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Posts tagged ‘broadcom’

29
Sep

VideocoreIV Glamor on your Raspberry Pi

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Running an X (Xorg) server on your Raspberry Pi is frustrating. You can either use the fbdev or fbturbo driver which will give an un-accelerated 2D environment with swrast 3D (OpenGL) all beating your poor RPi’s CPU. Overclocking it will only help you so much which is a pity considering that there is another layer on the SoC that would be perfect for that but is now unused.

Enter the VideocoreIV (VC4) and Eric Anholt (formally of Intel, now of Broadcom), who are going to breath new life into the RPi. The idea is to offload the 2D rendering, via Glamor, to the VC4 with OpenGL calls. Since a OpenGL stack needs to exist, that means there will be a Direct Rendering Manager (DRM) Linux kernel module and Gallium/DRI module in Mesa.

This is happening now, here is the current status of support via the Piglit test-suite: skip 19102, fail 3866, pass 3146, crash 153, total 26267

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26
Sep

Development on the Raspberry Pi

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Now that I’m a proud owner of a Raspberry Pi, I’ve being really stressing the little guy. There is only but so much a ARMv6 processor, on an microSD with only 512MiB of ram can do, which means that compiling on such a machine is going to take a really long time.

Take for example OpenMW, currently it takes about 4 minutes on a quad-core i7 to compile. You’re in for a treat on the Pi, it will take you at least a day, two days if you realize that half-way through the OOM Killer came through and killed your cc process. This is about the time you start wondering about various ways to improve the situation, such as a larger swap file or using zram.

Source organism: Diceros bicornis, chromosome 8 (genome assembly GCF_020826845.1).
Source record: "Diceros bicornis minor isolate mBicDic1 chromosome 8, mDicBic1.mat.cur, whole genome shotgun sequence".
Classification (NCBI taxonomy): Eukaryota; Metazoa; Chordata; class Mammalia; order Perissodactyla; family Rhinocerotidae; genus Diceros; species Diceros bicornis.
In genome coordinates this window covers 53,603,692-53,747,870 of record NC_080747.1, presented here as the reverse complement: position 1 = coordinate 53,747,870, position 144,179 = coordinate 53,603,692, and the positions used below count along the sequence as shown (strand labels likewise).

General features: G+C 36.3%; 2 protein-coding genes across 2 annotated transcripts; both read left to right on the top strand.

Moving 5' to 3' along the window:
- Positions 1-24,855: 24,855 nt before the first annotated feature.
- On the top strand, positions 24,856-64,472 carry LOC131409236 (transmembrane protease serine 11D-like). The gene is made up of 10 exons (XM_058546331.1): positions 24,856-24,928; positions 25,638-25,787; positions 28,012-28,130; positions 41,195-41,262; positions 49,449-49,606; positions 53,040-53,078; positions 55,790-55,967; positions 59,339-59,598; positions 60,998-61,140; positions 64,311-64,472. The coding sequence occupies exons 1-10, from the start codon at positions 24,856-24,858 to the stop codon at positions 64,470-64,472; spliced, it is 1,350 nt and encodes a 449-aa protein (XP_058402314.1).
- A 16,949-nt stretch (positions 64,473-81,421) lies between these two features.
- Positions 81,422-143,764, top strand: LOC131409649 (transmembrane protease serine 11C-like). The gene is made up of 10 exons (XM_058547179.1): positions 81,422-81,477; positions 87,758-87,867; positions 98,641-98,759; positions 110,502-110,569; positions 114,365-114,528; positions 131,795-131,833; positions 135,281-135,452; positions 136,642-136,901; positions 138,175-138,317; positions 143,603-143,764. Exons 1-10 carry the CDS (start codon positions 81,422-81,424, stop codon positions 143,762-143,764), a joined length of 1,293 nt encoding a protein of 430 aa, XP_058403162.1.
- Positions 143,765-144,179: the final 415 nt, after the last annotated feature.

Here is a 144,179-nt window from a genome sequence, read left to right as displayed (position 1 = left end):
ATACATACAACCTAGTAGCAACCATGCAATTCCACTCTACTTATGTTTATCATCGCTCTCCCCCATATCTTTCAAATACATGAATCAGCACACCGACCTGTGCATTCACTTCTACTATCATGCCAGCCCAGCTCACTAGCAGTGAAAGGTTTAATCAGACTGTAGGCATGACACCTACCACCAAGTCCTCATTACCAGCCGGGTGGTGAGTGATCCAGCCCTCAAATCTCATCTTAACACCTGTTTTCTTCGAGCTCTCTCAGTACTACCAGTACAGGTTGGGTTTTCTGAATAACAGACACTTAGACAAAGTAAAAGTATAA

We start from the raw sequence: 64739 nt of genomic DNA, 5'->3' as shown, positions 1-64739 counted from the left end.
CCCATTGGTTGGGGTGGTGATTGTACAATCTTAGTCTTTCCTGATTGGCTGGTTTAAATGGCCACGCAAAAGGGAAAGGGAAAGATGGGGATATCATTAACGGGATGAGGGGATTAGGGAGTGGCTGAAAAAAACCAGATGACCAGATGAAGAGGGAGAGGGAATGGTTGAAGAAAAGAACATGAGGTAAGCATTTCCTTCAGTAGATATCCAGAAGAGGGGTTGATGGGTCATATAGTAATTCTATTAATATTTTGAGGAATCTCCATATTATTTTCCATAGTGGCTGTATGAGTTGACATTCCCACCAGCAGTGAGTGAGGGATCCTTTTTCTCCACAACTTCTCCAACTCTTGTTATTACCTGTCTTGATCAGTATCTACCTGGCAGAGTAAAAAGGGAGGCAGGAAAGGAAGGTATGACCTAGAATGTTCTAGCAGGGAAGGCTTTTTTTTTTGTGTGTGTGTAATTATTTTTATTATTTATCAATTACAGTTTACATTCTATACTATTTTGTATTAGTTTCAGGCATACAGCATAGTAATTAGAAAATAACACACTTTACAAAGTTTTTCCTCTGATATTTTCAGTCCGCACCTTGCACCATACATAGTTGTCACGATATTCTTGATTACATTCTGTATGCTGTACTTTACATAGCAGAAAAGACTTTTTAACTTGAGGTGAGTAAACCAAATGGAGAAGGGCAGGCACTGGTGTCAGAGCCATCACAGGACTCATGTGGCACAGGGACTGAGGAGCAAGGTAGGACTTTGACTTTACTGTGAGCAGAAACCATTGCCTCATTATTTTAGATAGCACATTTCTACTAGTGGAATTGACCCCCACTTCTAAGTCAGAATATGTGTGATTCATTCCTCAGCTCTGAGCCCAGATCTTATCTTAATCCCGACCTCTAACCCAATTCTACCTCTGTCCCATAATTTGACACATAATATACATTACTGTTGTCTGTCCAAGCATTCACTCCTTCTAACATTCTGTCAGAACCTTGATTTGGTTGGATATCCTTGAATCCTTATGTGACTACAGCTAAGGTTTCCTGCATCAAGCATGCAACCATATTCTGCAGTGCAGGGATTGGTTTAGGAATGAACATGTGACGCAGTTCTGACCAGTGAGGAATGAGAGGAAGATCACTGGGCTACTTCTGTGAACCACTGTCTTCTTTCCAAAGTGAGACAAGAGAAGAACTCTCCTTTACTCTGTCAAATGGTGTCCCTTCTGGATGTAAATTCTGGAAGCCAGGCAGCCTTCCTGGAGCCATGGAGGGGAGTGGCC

At this point, I was wondering about other ways compiling binaries and packages for the Pi. There was cross-compiling, but then I would have to set up a full toolchain and recompile all the packages from scratch. That will have to be for another post though as it is another world. Another option is to try virtualizing the Pi and apparently QEMU gets us pretty darn close.

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3
Oct

Wireless BCM4312 with the 3.10, 3.11, 3.12 and 3.13 kernels

Broadcom Chipset BCM4312
The hybrid driver from Broadcom was updated again in September (2013) with all the previous patches and a few other fixes as well. This brings them up to support linux kernel 3.9, which is very much welcome.

Sadly it breaks again with >= 3.10 with many warnings and errors which isn’t good considering that Ubuntu (13.10) Saucy Salamander is about to be released.

We do have a patch for you though that gets us working again up to the 3.11 kernel.

Chipsets supported by “Broadcom’s IEEE 802.11a/b/g/n hybrid Linux® device driver” are: BCM4311, BCM4312, BCM4313, BCM4321, BCM4322, BCM43224, BCM43225, BCM43227 and BCM43228.

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4
Feb

Wireless BCM4312 with the 3.6, 3.7 and 3.8 kernel

Broadcom Chipset BCM4312 As a follow up to , I’ve also tested the Broadcom hybrid driver with the 3.6, 3.7 and the soon to be released 3.8 kernels with success. There have been no major changes that should effect the operation of this driver.

To verify that everything is working as expected on the software side, when modprobe or insmod wl, you should get a similar dmesg output:

[ 307.560347] lib80211: common routines for IEEE802.11 drivers
[ 307.560353] lib80211_crypt: registered algorithm ‘NULL’
[ 307.564524] wl: module license ‘unspecified’ taints kernel.
[ 307.564529] Disabling lock debugging due to kernel taint

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18
Jun

Wireless BCM4312 with the 3.4 and 3.5 kernel

Broadcom Chipset BCM4312
The hybrid driver from Broadcom is still a bit behind in terms of support for the latest kernels but there are workarounds. This particular issue also effects other kernel modules such as the out of tree Nvidia and ATI blobs that require the asm/system.h file in their includes.

I’ve had success with replacing it with asm/switch_to.h which seems to have fixed things for now. The cause for this can be found on the LKML.

Chipsets supported by “Broadcom’s IEEE 802.11a/b/g/n hybrid Linux® device driver” are: BCM4311, BCM4312, BCM4313, BCM4321, BCM4322, BCM43224, and BCM43225, BCM43227 and BCM43228.

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